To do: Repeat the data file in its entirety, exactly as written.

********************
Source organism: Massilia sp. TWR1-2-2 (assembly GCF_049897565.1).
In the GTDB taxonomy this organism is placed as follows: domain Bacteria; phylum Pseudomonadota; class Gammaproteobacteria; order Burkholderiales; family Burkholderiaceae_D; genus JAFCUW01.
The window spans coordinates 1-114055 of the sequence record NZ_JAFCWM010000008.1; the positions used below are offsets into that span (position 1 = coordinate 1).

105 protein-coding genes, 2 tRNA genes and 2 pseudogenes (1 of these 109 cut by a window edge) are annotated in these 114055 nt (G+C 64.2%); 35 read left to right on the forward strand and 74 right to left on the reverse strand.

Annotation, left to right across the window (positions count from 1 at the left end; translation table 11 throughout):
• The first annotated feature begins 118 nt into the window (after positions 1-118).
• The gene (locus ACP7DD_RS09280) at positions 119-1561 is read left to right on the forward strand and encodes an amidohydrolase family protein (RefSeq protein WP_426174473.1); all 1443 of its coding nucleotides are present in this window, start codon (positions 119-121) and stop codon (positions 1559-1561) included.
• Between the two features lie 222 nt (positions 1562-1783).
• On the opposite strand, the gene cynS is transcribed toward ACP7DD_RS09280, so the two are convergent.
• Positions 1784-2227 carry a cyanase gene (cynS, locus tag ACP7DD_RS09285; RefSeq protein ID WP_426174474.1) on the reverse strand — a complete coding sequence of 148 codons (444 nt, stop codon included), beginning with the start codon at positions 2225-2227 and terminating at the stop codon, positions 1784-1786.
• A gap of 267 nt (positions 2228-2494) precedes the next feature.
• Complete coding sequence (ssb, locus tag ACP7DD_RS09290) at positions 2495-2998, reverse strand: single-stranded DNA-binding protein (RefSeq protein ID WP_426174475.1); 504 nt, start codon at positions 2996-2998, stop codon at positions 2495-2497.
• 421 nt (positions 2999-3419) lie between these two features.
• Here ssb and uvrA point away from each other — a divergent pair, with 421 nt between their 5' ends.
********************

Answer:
Source organism: Massilia sp. TWR1-2-2 (assembly GCF_049897565.1).
In the GTDB taxonomy this organism is placed as follows: domain Bacteria; phylum Pseudomonadota; class Gammaproteobacteria; order Burkholderiales; family Burkholderiaceae_D; genus JAFCUW01.
The window spans coordinates 1-114055 of the sequence record NZ_JAFCWM010000008.1; the positions used below are offsets into that span (position 1 = coordinate 1).

105 protein-coding genes, 2 tRNA genes and 2 pseudogenes (1 of these 109 cut by a window edge) are annotated in these 114055 nt (G+C 64.2%); 35 read left to right on the forward strand and 74 right to left on the reverse strand.

Annotation, left to right across the window (positions count from 1 at the left end; translation table 11 throughout):
• The first annotated feature begins 118 nt into the window (after positions 1-118).
• The gene (locus ACP7DD_RS09280) at positions 119-1561 is read left to right on the forward strand and encodes an amidohydrolase family protein (RefSeq protein WP_426174473.1); all 1443 of its coding nucleotides are present in this window, start codon (positions 119-121) and stop codon (positions 1559-1561) included.
• Between the two features lie 222 nt (positions 1562-1783).
• On the opposite strand, the gene cynS is transcribed toward ACP7DD_RS09280, so the two are convergent.
• Positions 1784-2227 carry a cyanase gene (cynS, locus tag ACP7DD_RS09285; RefSeq protein ID WP_426174474.1) on the reverse strand — a complete coding sequence of 148 codons (444 nt, stop codon included), beginning with the start codon at positions 2225-2227 and terminating at the stop codon, positions 1784-1786.
• A gap of 267 nt (positions 2228-2494) precedes the next feature.
• Complete coding sequence (ssb, locus tag ACP7DD_RS09290) at positions 2495-2998, reverse strand: single-stranded DNA-binding protein (RefSeq protein ID WP_426174475.1); 504 nt, start codon at positions 2996-2998, stop codon at positions 2495-2497.
• 421 nt (positions 2999-3419) lie between these two features.
• Here ssb and uvrA point away from each other — a divergent pair, with 421 nt between their 5' ends.